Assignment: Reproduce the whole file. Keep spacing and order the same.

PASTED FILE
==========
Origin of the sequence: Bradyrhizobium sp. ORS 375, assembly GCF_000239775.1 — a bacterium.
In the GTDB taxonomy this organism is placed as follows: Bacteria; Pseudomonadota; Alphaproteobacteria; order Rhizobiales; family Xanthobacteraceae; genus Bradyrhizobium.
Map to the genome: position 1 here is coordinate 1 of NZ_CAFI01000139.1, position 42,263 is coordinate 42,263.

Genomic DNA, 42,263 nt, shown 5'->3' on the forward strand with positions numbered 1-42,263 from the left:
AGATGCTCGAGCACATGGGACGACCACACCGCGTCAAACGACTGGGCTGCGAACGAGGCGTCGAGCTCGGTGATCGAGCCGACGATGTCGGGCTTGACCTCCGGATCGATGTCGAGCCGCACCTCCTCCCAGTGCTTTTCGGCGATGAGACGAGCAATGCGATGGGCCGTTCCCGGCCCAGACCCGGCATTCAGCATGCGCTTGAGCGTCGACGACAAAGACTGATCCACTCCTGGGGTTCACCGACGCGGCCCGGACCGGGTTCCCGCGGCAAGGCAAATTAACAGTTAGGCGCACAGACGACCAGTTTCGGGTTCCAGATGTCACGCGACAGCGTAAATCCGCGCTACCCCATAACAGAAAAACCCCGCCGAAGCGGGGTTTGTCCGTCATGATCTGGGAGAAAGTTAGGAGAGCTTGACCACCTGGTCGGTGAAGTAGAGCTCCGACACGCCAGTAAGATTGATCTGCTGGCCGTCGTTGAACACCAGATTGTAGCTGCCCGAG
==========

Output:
Origin of the sequence: Bradyrhizobium sp. ORS 375, assembly GCF_000239775.1 — a bacterium.
In the GTDB taxonomy this organism is placed as follows: Bacteria; Pseudomonadota; Alphaproteobacteria; order Rhizobiales; family Xanthobacteraceae; genus Bradyrhizobium.
Map to the genome: position 1 here is coordinate 1 of NZ_CAFI01000139.1, position 42,263 is coordinate 42,263.

Genomic DNA, 42,263 nt, shown 5'->3' on the forward strand with positions numbered 1-42,263 from the left:
AGATGCTCGAGCACATGGGACGACCACACCGCGTCAAACGACTGGGCTGCGAACGAGGCGTCGAGCTCGGTGATCGAGCCGACGATGTCGGGCTTGACCTCCGGATCGATGTCGAGCCGCACCTCCTCCCAGTGCTTTTCGGCGATGAGACGAGCAATGCGATGGGCCGTTCCCGGCCCAGACCCGGCATTCAGCATGCGCTTGAGCGTCGACGACAAAGACTGATCCACTCCTGGGGTTCACCGACGCGGCCCGGACCGGGTTCCCGCGGCAAGGCAAATTAACAGTTAGGCGCACAGACGACCAGTTTCGGGTTCCAGATGTCACGCGACAGCGTAAATCCGCGCTACCCCATAACAGAAAAACCCCGCCGAAGCGGGGTTTGTCCGTCATGATCTGGGAGAAAGTTAGGAGAGCTTGACCACCTGGTCGGTGAAGTAGAGCTCCGACACGCCAGTAAGATTGATCTGCTGGCCGTCGTTGAACACCAGATTGTAGCTGCCCGAG